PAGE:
Audio Drama Seminar

Audio Drama Seminar

Histories, Aesthetics, Practices

University of Copenhagen, 19-20 August 2014

Call for Papers

Audio drama is moving forward. There is a renewed interest in creating and analysing drama for the ears. It has become both easy and cheap to produce, download and transport sound. While radio drama is still stirring the airwaves of public service broadcasters, audio drama is appearing in many other contexts. Dedicated websites offer access to new and old audio drama productions, which can be listened to anywhere and anytime. Audio drama is also taking on new shapes, for instance as audio walks and site-specifics with sound as a primary element.

With this two-day seminar on audio drama we wish to examine, analyse and discuss the history, future, format and mediation of audio drama. In what way do the new technological possibilities of audio drama “on-the-go” affect the art form? Does this renewed interest in audio drama represent a revival of the art form and if so, where is it headed? Why does audio drama continue to awaken the interest of listeners in a media culture otherwise dubbed “the regime of visibility” by Camiel van Winkel?

The seminar is arranged in collaboration with The Danish National School of Performing Arts’ Continuing Education, the Department of Arts and Cultural Studies (including Theatre- and Performance Studies) at the University of Copenhagen and the Department of Aesthetics and Communication at the University of Aarhus and finally, the Radio Drama Network, (RDN, a Danish association of radio drama researchers, artists and professionals).

The three seminar sessions are followed by a workshop by Richard Shannon, UK, open to researchers as well as practitioners (dramatists, actors, directors, sound technicians etc.). The full seminar will take place in Copenhagen and will lead up to the first Danish audio drama festival, also in Copenhagen, 21-24 August 2014. Furthermore, a special issue of the Danish theatre studies journal Peripeti, dedicated to audio drama and edited by the RDN, will be released in autumn. For more information:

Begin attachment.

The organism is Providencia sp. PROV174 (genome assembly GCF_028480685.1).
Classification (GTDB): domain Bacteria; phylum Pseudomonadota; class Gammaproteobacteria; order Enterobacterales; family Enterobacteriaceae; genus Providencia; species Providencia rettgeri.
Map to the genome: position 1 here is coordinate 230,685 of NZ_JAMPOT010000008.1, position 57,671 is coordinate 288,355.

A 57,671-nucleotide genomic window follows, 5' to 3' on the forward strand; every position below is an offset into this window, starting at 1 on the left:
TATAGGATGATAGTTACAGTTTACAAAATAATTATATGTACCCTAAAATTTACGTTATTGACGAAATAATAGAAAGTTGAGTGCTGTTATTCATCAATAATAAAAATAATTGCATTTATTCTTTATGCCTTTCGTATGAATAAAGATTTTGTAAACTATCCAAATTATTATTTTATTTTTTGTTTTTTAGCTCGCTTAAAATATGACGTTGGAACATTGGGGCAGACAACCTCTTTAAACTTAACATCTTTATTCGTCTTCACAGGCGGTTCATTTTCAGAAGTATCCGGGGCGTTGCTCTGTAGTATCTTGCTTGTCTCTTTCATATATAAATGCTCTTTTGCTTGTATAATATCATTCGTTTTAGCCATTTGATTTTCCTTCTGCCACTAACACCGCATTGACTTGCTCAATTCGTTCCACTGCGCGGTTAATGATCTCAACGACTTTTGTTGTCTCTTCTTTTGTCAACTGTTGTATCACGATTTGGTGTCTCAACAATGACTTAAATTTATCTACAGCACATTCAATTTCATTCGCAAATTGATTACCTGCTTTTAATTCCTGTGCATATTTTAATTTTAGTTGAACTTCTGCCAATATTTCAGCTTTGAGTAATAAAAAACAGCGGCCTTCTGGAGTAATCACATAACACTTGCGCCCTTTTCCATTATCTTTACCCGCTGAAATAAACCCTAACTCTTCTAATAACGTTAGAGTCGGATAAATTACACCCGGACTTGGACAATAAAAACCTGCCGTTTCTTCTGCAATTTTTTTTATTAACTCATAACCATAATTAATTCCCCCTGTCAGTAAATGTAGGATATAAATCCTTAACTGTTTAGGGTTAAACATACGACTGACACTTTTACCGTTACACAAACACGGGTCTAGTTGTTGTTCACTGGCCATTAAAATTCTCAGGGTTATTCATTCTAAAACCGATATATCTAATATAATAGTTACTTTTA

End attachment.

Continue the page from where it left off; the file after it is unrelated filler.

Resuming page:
Session-abstracts of max. 1 page, incl. an indication of the preferred session (see seminar descriptions below) should be sent to Heidi Svømmekjær, Department of Arts and Cultural Studies, University of Copenhagen:

Deadline: 1 June 2014

Three sessions:

1) Histories of Radio drama

This session offers the possibility of discussing the archival, methodological, and analytical challenges, or even perils, involved with an historical approach to radio drama. What are the benefits of such an approach in an age, which seems ever more future-oriented? We welcome single in-depth case studies as well as comparative studies of radio and audio drama(s), methodological and theoretical discussions and contextual (historical and institutional) analyses.

2) The Aesthetics of Audio Drama

From Arnheim to Crisell and beyond, the particular aesthetics of radio drama have been the subject of thorough investigation. The literature often reveals an innate urge to re-conceptualise radio drama to mark a distance from other, more visual but otherwise similar forms of cultural expressions such as stage drama and television drama. What are the characteristics of radio drama and how do they compare to other forms of audio drama, such as live radio drama, audio walks etc.? What are the recent developments in audio drama and where might it be headed? We welcome presentations covering the general issues of conceptualisation, analysis, comparison, and reception in relation to audio drama.

3) Practices of Audio Drama

Cross-overs between theories and practices are common in the field of radio. Several universities offer programmes in radio production. In some contexts these programmes are conceived as practice-based approaches to scholarly discussions on radio aesthetics, genres and formats, in others the programmes are thought of as an academic entry to a career in radio production or radio/audio art. This session could adress the pros and cons of practice-based radio drama courses in academic contexts. Other questions could be raised by producers of radio and audio. How do new technologies and new platforms for audio drama change the artistic approach to genres and formats? Why and how do other radio genres integrate elements of drama? In what sense is audio drama inspired by or offers inspiration to dramatic formats within other media? We welcome presentations from researchers, lecturers and producers of audio.

A workshop:

Impossible Radio

The seminar will conclude with a workshop on radio drama production, led by Richard Shannon. Richard Shannon is currently lecturing at Goldsmiths College in Radio Drama and Documentary and Musical Theatre production. He also teaches playwriting at Warwick University. Read more here: In this practice-based workshop, participating researchers and artists are invited to produce a very short drama, thus getting a chance to experience the phases of radio drama production from conceptualisation to recording and editing.